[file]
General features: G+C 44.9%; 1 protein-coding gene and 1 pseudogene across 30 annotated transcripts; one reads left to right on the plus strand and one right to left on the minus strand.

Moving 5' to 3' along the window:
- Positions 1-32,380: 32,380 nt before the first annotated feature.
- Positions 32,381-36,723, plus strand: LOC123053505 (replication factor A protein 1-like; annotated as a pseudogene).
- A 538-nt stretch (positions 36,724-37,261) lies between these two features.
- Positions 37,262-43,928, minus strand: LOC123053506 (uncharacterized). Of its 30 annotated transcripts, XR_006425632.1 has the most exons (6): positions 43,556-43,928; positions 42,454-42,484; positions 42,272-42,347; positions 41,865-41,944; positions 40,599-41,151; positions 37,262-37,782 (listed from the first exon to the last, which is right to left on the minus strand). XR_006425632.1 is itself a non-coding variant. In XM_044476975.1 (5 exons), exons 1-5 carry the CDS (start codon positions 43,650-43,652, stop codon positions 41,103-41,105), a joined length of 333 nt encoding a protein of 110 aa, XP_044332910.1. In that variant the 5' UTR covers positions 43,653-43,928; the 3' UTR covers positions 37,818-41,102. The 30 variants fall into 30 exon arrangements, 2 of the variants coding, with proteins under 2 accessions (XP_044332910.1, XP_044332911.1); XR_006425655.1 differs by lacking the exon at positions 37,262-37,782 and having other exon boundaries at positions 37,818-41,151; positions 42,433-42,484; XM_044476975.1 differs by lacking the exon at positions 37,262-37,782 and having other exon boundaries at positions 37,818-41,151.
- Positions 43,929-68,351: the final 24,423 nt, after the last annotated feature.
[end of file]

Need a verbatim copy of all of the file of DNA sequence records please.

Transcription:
General features: G+C 44.9%; 1 protein-coding gene and 1 pseudogene across 30 annotated transcripts; one reads left to right on the plus strand and one right to left on the minus strand.

Moving 5' to 3' along the window:
- Positions 1-32,380: 32,380 nt before the first annotated feature.
- Positions 32,381-36,723, plus strand: LOC123053505 (replication factor A protein 1-like; annotated as a pseudogene).
- A 538-nt stretch (positions 36,724-37,261) lies between these two features.
- Positions 37,262-43,928, minus strand: LOC123053506 (uncharacterized). Of its 30 annotated transcripts, XR_006425632.1 has the most exons (6): positions 43,556-43,928; positions 42,454-42,484; positions 42,272-42,347; positions 41,865-41,944; positions 40,599-41,151; positions 37,262-37,782 (listed from the first exon to the last, which is right to left on the minus strand). XR_006425632.1 is itself a non-coding variant. In XM_044476975.1 (5 exons), exons 1-5 carry the CDS (start codon positions 43,650-43,652, stop codon positions 41,103-41,105), a joined length of 333 nt encoding a protein of 110 aa, XP_044332910.1. In that variant the 5' UTR covers positions 43,653-43,928; the 3' UTR covers positions 37,818-41,102. The 30 variants fall into 30 exon arrangements, 2 of the variants coding, with proteins under 2 accessions (XP_044332910.1, XP_044332911.1); XR_006425655.1 differs by lacking the exon at positions 37,262-37,782 and having other exon boundaries at positions 37,818-41,151; positions 42,433-42,484; XM_044476975.1 differs by lacking the exon at positions 37,262-37,782 and having other exon boundaries at positions 37,818-41,151.
- Positions 43,929-68,351: the final 24,423 nt, after the last annotated feature.